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References:

Daniel Dennett, “Are Dreams Experiences?”, in Brainstorms: Philosophical Essays on Mind and Psychology (Cambridge: The MIT Press, 1978), 129-148.  The quotes above come from the third printing, 1986.

9 Replies to “The Inception Files”

  1. Leave it up to Hollywood to change something as wonderful as Lucid Dreaming into a nightmare!
    It’s hard to tell from the trailer if there are some good qualities about the movie. I’ll go see it just to know.

  2. There is no question that lucid dreaming happens.

    Laboratory studies show that during lucid dreams, parts of the brain that are normally unactive when people are asleep remain active.

  3. Inception was a complicated, mulit-layered movie worth seeing again. The fact that it has many stars and a fascinating topic will inspire audiences to view the movie. This alone is valuable … even if, perhaps, they skew the lucid dreaming and shared dreaming experiences, making them seem so much darker and drug-dependent. However, I believe anything that gets the general public to think more about their dreams and expanding their dream possibilities is great. Thank you IASD for putting out more sound information about lucid dreaming, and giving others the opportunity to share their experiences and ask questions.

    1. A big-budget movie like Inception can get lots of people thinking anew about dreaming and its possibilities. Good point about the emphasis on drugs as part of the dream-sharing process in Inception. In the 1985 movie Dreamscape, the trajectory of the main character (Dennis Quaid) was from using technology to using his own innate psychic powers to enter other people’s dreams.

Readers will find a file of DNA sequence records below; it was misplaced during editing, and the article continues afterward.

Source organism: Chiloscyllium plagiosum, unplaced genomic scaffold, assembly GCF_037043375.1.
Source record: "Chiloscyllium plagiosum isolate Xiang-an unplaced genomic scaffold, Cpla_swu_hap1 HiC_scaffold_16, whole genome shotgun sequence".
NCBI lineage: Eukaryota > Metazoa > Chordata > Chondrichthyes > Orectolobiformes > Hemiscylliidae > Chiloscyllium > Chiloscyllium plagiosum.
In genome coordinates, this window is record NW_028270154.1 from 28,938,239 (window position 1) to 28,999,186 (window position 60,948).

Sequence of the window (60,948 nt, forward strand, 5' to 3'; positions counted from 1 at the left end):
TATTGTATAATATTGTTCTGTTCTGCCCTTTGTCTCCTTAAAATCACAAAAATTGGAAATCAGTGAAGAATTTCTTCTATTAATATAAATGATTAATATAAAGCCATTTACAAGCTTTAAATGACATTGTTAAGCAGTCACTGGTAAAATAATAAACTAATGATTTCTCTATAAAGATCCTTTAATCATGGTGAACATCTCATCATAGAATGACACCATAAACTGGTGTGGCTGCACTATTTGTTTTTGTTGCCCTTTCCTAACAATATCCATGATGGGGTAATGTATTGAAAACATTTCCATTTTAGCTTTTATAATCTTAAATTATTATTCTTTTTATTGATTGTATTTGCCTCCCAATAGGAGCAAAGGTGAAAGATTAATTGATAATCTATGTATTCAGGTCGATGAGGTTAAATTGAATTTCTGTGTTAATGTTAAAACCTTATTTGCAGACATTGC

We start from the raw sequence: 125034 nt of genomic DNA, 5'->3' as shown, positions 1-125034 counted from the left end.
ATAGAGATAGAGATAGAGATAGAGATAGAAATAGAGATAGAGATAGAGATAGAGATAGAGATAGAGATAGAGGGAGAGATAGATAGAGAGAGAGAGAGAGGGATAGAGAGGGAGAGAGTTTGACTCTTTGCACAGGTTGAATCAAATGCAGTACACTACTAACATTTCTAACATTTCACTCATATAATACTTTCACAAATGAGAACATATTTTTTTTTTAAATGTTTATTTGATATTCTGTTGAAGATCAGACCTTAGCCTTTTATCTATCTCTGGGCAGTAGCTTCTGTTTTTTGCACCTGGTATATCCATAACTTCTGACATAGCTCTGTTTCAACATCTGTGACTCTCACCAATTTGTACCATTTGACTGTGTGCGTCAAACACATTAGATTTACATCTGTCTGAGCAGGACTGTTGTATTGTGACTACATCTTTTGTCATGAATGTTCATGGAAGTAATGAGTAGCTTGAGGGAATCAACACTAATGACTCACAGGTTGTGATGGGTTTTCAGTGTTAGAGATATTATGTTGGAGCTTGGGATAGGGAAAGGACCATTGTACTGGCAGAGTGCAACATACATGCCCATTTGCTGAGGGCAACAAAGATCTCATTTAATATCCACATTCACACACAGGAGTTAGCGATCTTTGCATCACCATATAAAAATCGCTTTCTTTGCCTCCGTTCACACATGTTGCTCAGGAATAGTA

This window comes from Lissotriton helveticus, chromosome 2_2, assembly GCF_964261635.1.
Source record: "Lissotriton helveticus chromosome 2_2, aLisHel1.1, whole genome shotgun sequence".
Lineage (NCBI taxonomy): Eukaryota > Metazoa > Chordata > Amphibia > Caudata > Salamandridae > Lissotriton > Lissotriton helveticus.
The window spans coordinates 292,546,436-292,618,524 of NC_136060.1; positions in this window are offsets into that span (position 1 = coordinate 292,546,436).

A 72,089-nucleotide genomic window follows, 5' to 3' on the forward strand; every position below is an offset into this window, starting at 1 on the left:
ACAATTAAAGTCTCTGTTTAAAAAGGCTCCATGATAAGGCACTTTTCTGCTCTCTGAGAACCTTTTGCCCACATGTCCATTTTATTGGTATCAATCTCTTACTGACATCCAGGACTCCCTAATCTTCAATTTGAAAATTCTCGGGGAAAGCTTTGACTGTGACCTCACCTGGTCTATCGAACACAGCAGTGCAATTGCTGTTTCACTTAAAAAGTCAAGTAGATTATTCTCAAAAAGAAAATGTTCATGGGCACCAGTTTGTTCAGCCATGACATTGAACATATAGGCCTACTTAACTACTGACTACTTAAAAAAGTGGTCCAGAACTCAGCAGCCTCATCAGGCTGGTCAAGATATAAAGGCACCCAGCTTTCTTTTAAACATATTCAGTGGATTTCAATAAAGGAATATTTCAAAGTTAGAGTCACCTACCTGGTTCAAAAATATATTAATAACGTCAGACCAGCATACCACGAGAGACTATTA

4. Inception was a futuristic movie that held true to real lucidity for the most part. The technology they used and extra logic they added made the movie really good and into a movie. Without the extra stuff they prolly couldn’t make a movie let alone a good one.

  5. I thought inception was mind blowing and incredible. It has definitely opened my mind to the lucid dream state and has made me explore the whole concept of astral projection. If we can astral project and others can as well why couldn’t we meet on the astral plane and therefore enter the world of dream sharing? I’ve watched inception a handful of times and i catch something new that i hadn’t seen the previous time watching. So for the people who said it was horrible didn’t take it for what it was. Breaking it down and criticizing every detail is not what the movie was originally made for. It was to open our minds to the dream state and opening our minds to wonder if extraction and inception are actually possible when are guards are lowered. The subconcous is a wonderful and powerful thing, and we must not underestimate the possiblities of our dreams!

  6. Your first problem – if they were in a dream and Saito got shot, he could just say “there is no bullet in my chest and I wont be bleeding anymore” and there wouldn’t have been, because they are in a dream. And the place where Saito first understands they are in a dream because Mal told him and they are threatening Arthur, Cobb could just have used “telekynesis” (which i always do when i understand when i am in a dream) with his mind to take away their gun… BUT if they would have done these things, people would have expected to do these kind of obvious things in every situation and that would have made the movie too… too easy? wouldn’t it?

    Second – they were in a dream within a dream within a dream, and in dreams the law of physics don’t aplly and this really can happen, when you are sleeping in car and the car is falling off of a cliff…

    Third – to me it didn’t seem too much action, I know when it is too much action and I don’t like action… but yeah, the film could have been more deep into the mysterious world of dreaming

    Four – motivation wasn’t lame. As Saito said: When Cobol Energy gets him out of the way, the will become a new superpower. And they could like rule the world or smth. Lame? No. One man couldn’t have so much power ower the world, right? Still lame? And to Cobb yes, it was just a last job and to see his children, very intrigueing.

    Five – I have watched Inception four times. People are different, so, this is YOUR problem, so sorry.

  7. I honestly havenever watched the film, but always heard that its about lucid dreaming. I always was scared to lucid dream after i watched that movie but i want to face my fears and actually do it. Could someone tell me how i reach that state?.

    1. I’d recommend you go to Ryan Hurd’s website, dreamstudies.org, where he has a lot of good resources about lucid dreaming.